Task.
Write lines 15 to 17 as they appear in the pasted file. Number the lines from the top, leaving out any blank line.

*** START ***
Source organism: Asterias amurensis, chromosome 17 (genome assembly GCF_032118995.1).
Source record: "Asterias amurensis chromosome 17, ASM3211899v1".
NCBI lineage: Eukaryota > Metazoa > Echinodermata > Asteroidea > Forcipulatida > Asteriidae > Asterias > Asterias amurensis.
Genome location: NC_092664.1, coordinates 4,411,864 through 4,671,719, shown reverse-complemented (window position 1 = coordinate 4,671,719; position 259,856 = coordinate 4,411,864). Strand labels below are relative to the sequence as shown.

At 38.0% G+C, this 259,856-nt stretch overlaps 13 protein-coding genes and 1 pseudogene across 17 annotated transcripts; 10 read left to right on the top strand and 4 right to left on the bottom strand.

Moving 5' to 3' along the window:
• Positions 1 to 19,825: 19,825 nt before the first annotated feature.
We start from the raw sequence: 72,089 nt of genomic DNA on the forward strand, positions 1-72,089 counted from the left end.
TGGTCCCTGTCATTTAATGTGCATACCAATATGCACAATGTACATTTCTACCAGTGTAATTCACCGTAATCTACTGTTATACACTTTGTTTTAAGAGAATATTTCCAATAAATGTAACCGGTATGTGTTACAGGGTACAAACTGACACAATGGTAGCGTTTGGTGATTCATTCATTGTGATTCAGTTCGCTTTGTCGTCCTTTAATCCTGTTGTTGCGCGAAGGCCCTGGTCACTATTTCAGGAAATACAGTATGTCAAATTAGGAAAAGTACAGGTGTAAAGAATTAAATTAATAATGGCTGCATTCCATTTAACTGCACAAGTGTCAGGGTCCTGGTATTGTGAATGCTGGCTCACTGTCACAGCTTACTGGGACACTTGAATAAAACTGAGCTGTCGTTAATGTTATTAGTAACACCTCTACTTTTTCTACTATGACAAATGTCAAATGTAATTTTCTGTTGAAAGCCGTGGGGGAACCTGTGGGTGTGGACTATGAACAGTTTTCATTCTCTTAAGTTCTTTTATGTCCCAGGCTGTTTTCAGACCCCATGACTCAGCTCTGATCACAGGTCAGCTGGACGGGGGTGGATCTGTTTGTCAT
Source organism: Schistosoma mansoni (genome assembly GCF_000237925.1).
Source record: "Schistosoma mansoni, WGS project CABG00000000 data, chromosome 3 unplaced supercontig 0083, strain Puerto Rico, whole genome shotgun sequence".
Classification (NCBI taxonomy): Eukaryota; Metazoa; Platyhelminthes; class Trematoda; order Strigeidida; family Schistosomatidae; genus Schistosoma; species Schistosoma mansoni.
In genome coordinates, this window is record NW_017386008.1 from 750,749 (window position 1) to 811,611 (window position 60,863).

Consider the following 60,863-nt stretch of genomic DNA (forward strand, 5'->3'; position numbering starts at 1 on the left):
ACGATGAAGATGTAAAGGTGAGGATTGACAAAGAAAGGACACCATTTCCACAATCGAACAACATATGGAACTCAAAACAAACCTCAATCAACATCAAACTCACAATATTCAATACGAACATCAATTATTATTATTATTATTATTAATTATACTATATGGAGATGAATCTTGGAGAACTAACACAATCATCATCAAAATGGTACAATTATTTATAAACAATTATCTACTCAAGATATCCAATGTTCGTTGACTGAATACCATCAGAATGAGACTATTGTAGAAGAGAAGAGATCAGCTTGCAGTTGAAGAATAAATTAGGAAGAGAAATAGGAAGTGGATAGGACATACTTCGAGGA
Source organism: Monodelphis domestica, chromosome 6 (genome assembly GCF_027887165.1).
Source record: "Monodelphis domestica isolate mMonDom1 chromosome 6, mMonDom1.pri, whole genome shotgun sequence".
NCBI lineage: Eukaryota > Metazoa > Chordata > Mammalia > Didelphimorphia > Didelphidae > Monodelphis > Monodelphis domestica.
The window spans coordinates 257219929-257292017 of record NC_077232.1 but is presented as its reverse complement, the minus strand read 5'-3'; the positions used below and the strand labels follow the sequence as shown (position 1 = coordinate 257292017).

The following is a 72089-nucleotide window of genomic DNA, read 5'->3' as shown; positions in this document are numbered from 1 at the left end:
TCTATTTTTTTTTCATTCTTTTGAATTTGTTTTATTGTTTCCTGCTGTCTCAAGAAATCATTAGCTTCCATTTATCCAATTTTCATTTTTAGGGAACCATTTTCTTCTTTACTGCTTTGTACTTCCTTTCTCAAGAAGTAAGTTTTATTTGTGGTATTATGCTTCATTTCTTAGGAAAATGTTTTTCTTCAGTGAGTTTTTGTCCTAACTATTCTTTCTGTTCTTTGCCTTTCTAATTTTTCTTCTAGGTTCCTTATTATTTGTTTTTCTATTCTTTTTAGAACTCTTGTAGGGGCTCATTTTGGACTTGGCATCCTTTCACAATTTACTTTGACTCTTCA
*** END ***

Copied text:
ACGATGAAGATGTAAAGGTGAGGATTGACAAAGAAAGGACACCATTTCCACAATCGAACAACATATGGAACTCAAAACAAACCTCAATCAACATCAAACTCACAATATTCAATACGAACATCAATTATTATTATTATTATTATTAATTATACTATATGGAGATGAATCTTGGAGAACTAACACAATCATCATCAAAATGGTACAATTATTTATAAACAATTATCTACTCAAGATATCCAATGTTCGTTGACTGAATACCATCAGAATGAGACTATTGTAGAAGAGAAGAGATCAGCTTGCAGTTGAAGAATAAATTAGGAAGAGAAATAGGAAGTGGATAGGACATACTTCGAGGA
Source organism: Monodelphis domestica, chromosome 6 (genome assembly GCF_027887165.1).
Source record: "Monodelphis domestica isolate mMonDom1 chromosome 6, mMonDom1.pri, whole genome shotgun sequence".